For every solo show Gwen does, she has what she calls her signature painting. It is a painting that depicts the theme and yet hopefully catches the interest of the viewers. For this exhibition, she chose the theme, searching for the light, but struggled to exactly get the subject matter that would best define her idea. “About three o’clock in the morning, I woke up, sat bolt upright, and I had the exact vision in my mind of what I would paint,” explains Gwen who has met many people over the years who has given her inspiration and encouragement such as Scarborough artists Kay Long and Doris McCarthy. “I am not a portrait painter but I had the idea of doing a partial self-portrait. It was a flash of light in the darkness. In the morning, I put on my black beret, my red alpaca cape and my dark glasses. My husband took a couple of photos, and from those, but mostly from my nighttime vision, I conceived the painting that would represent my theme. Well, I had fun. I sketched that painting and then began. I did not stop the whole day until I had it finished. Whether it is a portrait, a caricature or a whimsical painting, it captured my theme perfectly. It is me searching for the light”.

The Gentle Giant, Old Bobcaygeon Road, Haliburton

For Gwen, painting is a form of story-telling. Her mother was a painter and her father a story teller. She grew up in a family where art and story-telling were a way of life. “Painting is really a form of story-telling. My mom was a painter and my dad was a story teller. I grew up in a big family where art and story-telling were a way of life,” explains Gwen. These two art forms came together when Gwen authored and illustrated her book, The Winnie Stories, which was presented at the Chapel Gallery. “It was a great opportunity to display my twelve original paintings of life here in the Village of Vankoughnet during the 1950s from the perspective of a young girl,” says Gwen who received art training at Seneca College, Mount Royal Art Centre and Cedar Ridge Creative Centre and since 1991 has been teaching art classes at her Cherish Creek Studio. In 2004, she was recognized as a Canadian Artist by the National Art Gallery. The only other Muskoka born artist who has previously received this recognition was Harley Boyes, a first cousin of her father.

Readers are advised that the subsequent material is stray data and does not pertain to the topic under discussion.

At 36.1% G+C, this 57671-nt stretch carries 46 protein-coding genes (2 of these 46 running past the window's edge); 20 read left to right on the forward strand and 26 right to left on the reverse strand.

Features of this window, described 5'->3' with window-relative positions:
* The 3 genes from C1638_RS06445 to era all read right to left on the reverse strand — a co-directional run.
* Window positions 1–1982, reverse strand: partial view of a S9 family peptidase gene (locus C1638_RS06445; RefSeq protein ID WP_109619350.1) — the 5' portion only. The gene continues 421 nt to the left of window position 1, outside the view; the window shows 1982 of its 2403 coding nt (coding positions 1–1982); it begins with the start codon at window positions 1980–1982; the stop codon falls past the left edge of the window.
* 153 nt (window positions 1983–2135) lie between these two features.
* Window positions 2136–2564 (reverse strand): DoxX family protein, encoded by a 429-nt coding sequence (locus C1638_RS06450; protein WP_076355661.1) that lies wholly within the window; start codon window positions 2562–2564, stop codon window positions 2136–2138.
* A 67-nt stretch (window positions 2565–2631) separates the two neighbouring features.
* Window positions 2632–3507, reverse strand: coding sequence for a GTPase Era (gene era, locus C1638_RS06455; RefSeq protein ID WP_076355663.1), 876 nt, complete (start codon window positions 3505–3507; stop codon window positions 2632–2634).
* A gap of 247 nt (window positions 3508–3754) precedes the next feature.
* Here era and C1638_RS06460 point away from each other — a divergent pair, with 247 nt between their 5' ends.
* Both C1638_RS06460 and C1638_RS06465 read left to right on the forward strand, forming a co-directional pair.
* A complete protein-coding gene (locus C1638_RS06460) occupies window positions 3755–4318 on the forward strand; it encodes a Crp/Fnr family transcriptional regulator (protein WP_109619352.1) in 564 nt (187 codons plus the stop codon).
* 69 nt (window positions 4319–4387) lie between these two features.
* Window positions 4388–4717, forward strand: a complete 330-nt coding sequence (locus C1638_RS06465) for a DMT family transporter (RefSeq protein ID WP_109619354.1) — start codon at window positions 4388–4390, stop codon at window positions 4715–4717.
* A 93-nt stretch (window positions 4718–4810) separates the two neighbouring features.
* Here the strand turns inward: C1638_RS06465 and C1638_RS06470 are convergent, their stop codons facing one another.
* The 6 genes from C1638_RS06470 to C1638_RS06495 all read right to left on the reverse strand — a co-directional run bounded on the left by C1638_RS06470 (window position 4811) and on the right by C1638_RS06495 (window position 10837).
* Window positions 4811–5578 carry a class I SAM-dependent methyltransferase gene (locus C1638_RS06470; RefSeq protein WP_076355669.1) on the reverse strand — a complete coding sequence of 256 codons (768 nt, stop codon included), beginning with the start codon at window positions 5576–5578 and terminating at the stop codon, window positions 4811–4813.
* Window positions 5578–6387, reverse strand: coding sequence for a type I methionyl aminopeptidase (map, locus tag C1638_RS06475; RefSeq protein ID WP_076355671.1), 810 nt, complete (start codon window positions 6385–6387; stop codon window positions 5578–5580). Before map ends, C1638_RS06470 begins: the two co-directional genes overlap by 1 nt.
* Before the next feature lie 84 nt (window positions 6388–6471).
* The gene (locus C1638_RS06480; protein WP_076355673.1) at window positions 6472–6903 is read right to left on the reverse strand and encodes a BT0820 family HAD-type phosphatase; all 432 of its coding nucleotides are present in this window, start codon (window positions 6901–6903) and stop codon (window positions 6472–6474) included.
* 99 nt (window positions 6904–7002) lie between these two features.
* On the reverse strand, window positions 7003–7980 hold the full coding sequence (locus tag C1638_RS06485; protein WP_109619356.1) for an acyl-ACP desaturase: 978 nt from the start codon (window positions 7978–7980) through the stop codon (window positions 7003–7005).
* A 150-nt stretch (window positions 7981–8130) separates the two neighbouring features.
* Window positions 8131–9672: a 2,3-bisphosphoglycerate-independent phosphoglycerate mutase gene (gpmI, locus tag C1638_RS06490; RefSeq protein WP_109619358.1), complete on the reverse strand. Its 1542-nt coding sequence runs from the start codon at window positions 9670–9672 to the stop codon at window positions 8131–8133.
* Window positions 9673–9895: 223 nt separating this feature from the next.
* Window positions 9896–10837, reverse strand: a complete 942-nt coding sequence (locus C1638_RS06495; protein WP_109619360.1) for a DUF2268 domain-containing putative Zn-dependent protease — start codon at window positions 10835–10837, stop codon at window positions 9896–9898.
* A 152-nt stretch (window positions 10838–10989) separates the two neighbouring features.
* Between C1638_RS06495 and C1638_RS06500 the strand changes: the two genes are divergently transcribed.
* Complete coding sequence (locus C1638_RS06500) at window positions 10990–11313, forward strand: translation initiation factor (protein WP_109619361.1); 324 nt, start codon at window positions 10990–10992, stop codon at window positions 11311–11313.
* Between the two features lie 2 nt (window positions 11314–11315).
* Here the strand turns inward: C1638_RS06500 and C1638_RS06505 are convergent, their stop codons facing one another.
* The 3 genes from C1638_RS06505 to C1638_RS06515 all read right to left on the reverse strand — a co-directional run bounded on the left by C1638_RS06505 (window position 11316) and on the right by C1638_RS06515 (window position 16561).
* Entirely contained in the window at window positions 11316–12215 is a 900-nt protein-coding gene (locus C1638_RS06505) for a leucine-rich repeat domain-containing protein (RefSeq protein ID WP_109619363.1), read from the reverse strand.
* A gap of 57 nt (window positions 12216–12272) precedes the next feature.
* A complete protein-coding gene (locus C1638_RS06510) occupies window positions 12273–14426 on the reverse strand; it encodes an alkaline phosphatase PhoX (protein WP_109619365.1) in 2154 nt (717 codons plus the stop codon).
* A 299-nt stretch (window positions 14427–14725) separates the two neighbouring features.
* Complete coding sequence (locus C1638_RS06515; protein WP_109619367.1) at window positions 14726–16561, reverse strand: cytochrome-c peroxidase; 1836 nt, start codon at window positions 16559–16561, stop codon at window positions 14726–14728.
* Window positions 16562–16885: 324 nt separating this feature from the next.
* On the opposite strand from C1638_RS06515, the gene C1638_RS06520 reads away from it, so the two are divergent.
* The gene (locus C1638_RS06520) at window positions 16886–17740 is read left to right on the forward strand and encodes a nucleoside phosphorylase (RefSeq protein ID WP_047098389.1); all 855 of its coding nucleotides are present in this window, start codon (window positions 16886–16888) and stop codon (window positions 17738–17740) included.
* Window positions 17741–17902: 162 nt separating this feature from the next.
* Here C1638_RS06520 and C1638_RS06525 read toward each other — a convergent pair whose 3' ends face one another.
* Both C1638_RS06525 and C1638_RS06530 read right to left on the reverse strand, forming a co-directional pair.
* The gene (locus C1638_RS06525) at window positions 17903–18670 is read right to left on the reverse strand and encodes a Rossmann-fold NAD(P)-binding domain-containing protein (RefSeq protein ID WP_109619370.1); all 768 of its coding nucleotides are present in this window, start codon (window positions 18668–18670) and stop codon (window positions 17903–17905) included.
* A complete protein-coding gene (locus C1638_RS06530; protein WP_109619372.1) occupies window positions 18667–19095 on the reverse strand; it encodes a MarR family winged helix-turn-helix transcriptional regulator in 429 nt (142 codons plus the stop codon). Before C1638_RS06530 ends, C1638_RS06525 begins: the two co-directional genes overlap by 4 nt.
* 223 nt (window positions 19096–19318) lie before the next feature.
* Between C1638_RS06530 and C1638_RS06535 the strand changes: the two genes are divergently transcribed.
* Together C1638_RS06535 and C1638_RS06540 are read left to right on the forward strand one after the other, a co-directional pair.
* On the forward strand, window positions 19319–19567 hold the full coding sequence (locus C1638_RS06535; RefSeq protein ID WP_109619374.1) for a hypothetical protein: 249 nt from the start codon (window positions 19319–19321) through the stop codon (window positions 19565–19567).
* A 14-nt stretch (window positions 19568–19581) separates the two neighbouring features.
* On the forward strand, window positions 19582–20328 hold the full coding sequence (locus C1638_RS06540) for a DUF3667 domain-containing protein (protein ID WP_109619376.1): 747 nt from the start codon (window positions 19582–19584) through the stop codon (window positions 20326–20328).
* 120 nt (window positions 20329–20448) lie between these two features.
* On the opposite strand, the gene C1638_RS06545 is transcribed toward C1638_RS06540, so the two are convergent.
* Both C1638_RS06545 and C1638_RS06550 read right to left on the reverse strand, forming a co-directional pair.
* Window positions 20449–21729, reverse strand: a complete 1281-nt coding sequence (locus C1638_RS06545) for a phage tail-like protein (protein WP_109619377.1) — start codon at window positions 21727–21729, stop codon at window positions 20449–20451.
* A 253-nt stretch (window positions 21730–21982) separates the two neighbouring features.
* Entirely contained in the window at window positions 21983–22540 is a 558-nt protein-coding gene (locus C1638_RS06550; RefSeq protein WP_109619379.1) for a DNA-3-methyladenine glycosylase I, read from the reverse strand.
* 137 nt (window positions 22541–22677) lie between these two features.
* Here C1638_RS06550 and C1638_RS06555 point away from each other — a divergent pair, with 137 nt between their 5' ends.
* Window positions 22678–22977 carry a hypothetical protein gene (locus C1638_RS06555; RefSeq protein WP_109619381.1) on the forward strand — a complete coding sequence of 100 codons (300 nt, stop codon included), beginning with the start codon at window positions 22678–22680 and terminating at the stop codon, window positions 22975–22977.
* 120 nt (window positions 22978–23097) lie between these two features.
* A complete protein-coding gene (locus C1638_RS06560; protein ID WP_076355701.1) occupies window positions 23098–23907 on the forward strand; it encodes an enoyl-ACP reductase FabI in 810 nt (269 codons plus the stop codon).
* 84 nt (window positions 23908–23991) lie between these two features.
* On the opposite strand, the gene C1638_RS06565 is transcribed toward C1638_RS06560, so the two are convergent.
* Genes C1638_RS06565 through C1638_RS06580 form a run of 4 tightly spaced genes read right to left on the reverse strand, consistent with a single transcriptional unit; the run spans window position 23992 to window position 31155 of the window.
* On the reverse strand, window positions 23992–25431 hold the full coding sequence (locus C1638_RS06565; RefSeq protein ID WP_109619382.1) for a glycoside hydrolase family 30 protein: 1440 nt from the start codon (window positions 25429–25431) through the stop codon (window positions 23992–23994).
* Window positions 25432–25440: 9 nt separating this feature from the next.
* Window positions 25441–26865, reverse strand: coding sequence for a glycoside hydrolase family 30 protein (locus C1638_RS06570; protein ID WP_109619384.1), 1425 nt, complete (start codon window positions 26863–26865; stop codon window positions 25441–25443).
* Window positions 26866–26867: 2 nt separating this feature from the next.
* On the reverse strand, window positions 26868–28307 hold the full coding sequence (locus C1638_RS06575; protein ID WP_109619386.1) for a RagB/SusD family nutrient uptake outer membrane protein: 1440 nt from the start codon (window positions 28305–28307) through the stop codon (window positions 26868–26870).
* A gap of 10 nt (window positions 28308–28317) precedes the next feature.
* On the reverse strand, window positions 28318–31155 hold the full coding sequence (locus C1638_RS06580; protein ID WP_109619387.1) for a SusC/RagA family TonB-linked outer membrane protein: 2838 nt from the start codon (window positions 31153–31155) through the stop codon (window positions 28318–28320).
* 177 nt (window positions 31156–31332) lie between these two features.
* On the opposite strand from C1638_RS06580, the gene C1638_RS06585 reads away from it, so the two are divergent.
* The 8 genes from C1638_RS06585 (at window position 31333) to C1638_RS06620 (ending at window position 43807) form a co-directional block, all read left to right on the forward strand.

Preparing for this show has required that Gwen do a lot of reflection on not only her painting and teaching but also on her whole philosophy of life. “It is my hope that as I revel in my search to capture the light, I may ultimately enable others to discover that light through my paintings,” discloses Gwen who paints five to seven hours a day and loves every minute and believes that her art is continually changing. “The more I paint, the greater my sense of freedom, confidence, boldness of colour and composition becomes more evident. My passion for painting is greater now than ever.”

Open Mic at the Duchess, 
Old Markham Village

Mad Rock Trail 
Bay Roberts, Newfoundland

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Located at 15 King Street in Bracebridge, the gallery is open year-round, Tuesday to Saturday from 10am to 1pm and 2pm to 5pm. It is closed during the last week of September and the second week of October as well as between Christmas and New Year’s Days. Please check the Calendar of Events for the actual dates. For a map, please follow this link.

Exhibitions are booked one year in advance.  To learn how to apply for a show, please follow this link: Exhibition Application.

The Chapel Gallery was opened in September, 1989. Housed in a reconstruction of the first Presbyterian Church in Bracebridge, the Chapel Gallery hosts exhibitions of art and craft by our members and other local and provincial artists. Exhibitions are selected by the Gallery Committee and change every three to four weeks.